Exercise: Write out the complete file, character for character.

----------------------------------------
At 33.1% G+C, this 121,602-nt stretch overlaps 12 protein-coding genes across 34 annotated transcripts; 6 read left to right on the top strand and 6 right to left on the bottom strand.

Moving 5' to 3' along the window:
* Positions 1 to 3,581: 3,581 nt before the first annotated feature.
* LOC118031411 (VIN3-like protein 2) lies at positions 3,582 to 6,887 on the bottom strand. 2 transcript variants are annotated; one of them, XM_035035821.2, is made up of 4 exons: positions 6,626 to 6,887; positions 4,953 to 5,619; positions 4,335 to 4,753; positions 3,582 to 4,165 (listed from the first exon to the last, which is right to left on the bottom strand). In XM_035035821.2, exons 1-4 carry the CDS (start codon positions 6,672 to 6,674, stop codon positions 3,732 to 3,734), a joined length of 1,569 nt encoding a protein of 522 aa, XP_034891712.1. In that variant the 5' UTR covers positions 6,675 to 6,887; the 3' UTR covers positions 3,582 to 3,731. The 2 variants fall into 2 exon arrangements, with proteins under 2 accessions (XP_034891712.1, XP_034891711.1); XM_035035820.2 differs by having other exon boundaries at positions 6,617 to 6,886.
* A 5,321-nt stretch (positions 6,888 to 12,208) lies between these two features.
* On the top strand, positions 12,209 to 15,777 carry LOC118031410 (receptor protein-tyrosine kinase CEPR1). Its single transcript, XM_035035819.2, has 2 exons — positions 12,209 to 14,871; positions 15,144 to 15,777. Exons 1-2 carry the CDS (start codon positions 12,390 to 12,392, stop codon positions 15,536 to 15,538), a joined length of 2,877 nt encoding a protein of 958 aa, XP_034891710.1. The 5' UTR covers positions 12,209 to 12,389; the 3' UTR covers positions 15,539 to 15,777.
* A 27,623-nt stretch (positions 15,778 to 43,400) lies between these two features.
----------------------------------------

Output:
At 33.1% G+C, this 121,602-nt stretch overlaps 12 protein-coding genes across 34 annotated transcripts; 6 read left to right on the top strand and 6 right to left on the bottom strand.

Moving 5' to 3' along the window:
* Positions 1 to 3,581: 3,581 nt before the first annotated feature.
* LOC118031411 (VIN3-like protein 2) lies at positions 3,582 to 6,887 on the bottom strand. 2 transcript variants are annotated; one of them, XM_035035821.2, is made up of 4 exons: positions 6,626 to 6,887; positions 4,953 to 5,619; positions 4,335 to 4,753; positions 3,582 to 4,165 (listed from the first exon to the last, which is right to left on the bottom strand). In XM_035035821.2, exons 1-4 carry the CDS (start codon positions 6,672 to 6,674, stop codon positions 3,732 to 3,734), a joined length of 1,569 nt encoding a protein of 522 aa, XP_034891712.1. In that variant the 5' UTR covers positions 6,675 to 6,887; the 3' UTR covers positions 3,582 to 3,731. The 2 variants fall into 2 exon arrangements, with proteins under 2 accessions (XP_034891712.1, XP_034891711.1); XM_035035820.2 differs by having other exon boundaries at positions 6,617 to 6,886.
* A 5,321-nt stretch (positions 6,888 to 12,208) lies between these two features.
* On the top strand, positions 12,209 to 15,777 carry LOC118031410 (receptor protein-tyrosine kinase CEPR1). Its single transcript, XM_035035819.2, has 2 exons — positions 12,209 to 14,871; positions 15,144 to 15,777. Exons 1-2 carry the CDS (start codon positions 12,390 to 12,392, stop codon positions 15,536 to 15,538), a joined length of 2,877 nt encoding a protein of 958 aa, XP_034891710.1. The 5' UTR covers positions 12,209 to 12,389; the 3' UTR covers positions 15,539 to 15,777.
* A 27,623-nt stretch (positions 15,778 to 43,400) lies between these two features.